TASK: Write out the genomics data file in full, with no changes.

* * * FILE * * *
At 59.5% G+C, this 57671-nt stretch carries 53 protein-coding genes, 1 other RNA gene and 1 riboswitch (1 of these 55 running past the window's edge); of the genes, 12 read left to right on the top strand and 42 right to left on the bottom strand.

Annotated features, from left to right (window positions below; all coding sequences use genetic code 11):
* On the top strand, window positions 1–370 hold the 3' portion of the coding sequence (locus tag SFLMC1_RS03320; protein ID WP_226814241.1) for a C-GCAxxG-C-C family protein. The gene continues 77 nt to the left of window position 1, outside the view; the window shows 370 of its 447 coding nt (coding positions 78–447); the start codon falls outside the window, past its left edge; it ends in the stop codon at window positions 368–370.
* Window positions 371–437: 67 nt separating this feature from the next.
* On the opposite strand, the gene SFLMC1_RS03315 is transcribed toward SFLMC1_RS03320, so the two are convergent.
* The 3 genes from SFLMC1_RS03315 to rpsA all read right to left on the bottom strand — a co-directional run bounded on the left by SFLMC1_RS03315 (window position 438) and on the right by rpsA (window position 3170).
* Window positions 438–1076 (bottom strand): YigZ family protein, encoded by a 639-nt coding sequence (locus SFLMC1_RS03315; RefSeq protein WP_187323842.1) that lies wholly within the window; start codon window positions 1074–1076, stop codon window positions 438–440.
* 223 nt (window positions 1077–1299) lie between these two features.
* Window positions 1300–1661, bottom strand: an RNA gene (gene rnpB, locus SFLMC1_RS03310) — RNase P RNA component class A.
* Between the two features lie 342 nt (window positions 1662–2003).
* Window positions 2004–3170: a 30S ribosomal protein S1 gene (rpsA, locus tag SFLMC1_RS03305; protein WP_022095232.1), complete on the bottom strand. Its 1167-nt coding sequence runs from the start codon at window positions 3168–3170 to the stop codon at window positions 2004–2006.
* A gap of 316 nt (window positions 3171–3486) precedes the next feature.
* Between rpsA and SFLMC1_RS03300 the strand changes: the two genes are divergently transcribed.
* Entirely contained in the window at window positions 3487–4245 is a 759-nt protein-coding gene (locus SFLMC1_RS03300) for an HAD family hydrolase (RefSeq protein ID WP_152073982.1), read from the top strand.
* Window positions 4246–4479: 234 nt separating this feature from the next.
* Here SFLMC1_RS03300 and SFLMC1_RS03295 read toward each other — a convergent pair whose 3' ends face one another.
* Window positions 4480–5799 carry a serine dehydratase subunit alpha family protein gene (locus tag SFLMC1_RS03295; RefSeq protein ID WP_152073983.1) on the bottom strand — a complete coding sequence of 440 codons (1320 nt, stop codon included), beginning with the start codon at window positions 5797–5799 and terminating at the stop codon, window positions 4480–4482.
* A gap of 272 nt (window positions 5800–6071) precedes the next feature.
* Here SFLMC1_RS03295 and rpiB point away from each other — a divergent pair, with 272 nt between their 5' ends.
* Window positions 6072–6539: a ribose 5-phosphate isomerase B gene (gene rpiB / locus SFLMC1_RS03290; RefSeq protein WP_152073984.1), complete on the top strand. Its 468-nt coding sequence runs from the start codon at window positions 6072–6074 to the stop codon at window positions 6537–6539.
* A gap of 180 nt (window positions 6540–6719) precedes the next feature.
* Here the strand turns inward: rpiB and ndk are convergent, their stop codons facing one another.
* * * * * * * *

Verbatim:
At 59.5% G+C, this 57671-nt stretch carries 53 protein-coding genes, 1 other RNA gene and 1 riboswitch (1 of these 55 running past the window's edge); of the genes, 12 read left to right on the top strand and 42 right to left on the bottom strand.

Annotated features, from left to right (window positions below; all coding sequences use genetic code 11):
* On the top strand, window positions 1–370 hold the 3' portion of the coding sequence (locus tag SFLMC1_RS03320; protein ID WP_226814241.1) for a C-GCAxxG-C-C family protein. The gene continues 77 nt to the left of window position 1, outside the view; the window shows 370 of its 447 coding nt (coding positions 78–447); the start codon falls outside the window, past its left edge; it ends in the stop codon at window positions 368–370.
* Window positions 371–437: 67 nt separating this feature from the next.
* On the opposite strand, the gene SFLMC1_RS03315 is transcribed toward SFLMC1_RS03320, so the two are convergent.
* The 3 genes from SFLMC1_RS03315 to rpsA all read right to left on the bottom strand — a co-directional run bounded on the left by SFLMC1_RS03315 (window position 438) and on the right by rpsA (window position 3170).
* Window positions 438–1076 (bottom strand): YigZ family protein, encoded by a 639-nt coding sequence (locus SFLMC1_RS03315; RefSeq protein WP_187323842.1) that lies wholly within the window; start codon window positions 1074–1076, stop codon window positions 438–440.
* 223 nt (window positions 1077–1299) lie between these two features.
* Window positions 1300–1661, bottom strand: an RNA gene (gene rnpB, locus SFLMC1_RS03310) — RNase P RNA component class A.
* Between the two features lie 342 nt (window positions 1662–2003).
* Window positions 2004–3170: a 30S ribosomal protein S1 gene (rpsA, locus tag SFLMC1_RS03305; protein WP_022095232.1), complete on the bottom strand. Its 1167-nt coding sequence runs from the start codon at window positions 3168–3170 to the stop codon at window positions 2004–2006.
* A gap of 316 nt (window positions 3171–3486) precedes the next feature.
* Between rpsA and SFLMC1_RS03300 the strand changes: the two genes are divergently transcribed.
* Entirely contained in the window at window positions 3487–4245 is a 759-nt protein-coding gene (locus SFLMC1_RS03300) for an HAD family hydrolase (RefSeq protein ID WP_152073982.1), read from the top strand.
* Window positions 4246–4479: 234 nt separating this feature from the next.
* Here SFLMC1_RS03300 and SFLMC1_RS03295 read toward each other — a convergent pair whose 3' ends face one another.
* Window positions 4480–5799 carry a serine dehydratase subunit alpha family protein gene (locus tag SFLMC1_RS03295; RefSeq protein ID WP_152073983.1) on the bottom strand — a complete coding sequence of 440 codons (1320 nt, stop codon included), beginning with the start codon at window positions 5797–5799 and terminating at the stop codon, window positions 4480–4482.
* A gap of 272 nt (window positions 5800–6071) precedes the next feature.
* Here SFLMC1_RS03295 and rpiB point away from each other — a divergent pair, with 272 nt between their 5' ends.
* Window positions 6072–6539: a ribose 5-phosphate isomerase B gene (gene rpiB / locus SFLMC1_RS03290; RefSeq protein WP_152073984.1), complete on the top strand. Its 468-nt coding sequence runs from the start codon at window positions 6072–6074 to the stop codon at window positions 6537–6539.
* A gap of 180 nt (window positions 6540–6719) precedes the next feature.
* Here the strand turns inward: rpiB and ndk are convergent, their stop codons facing one another.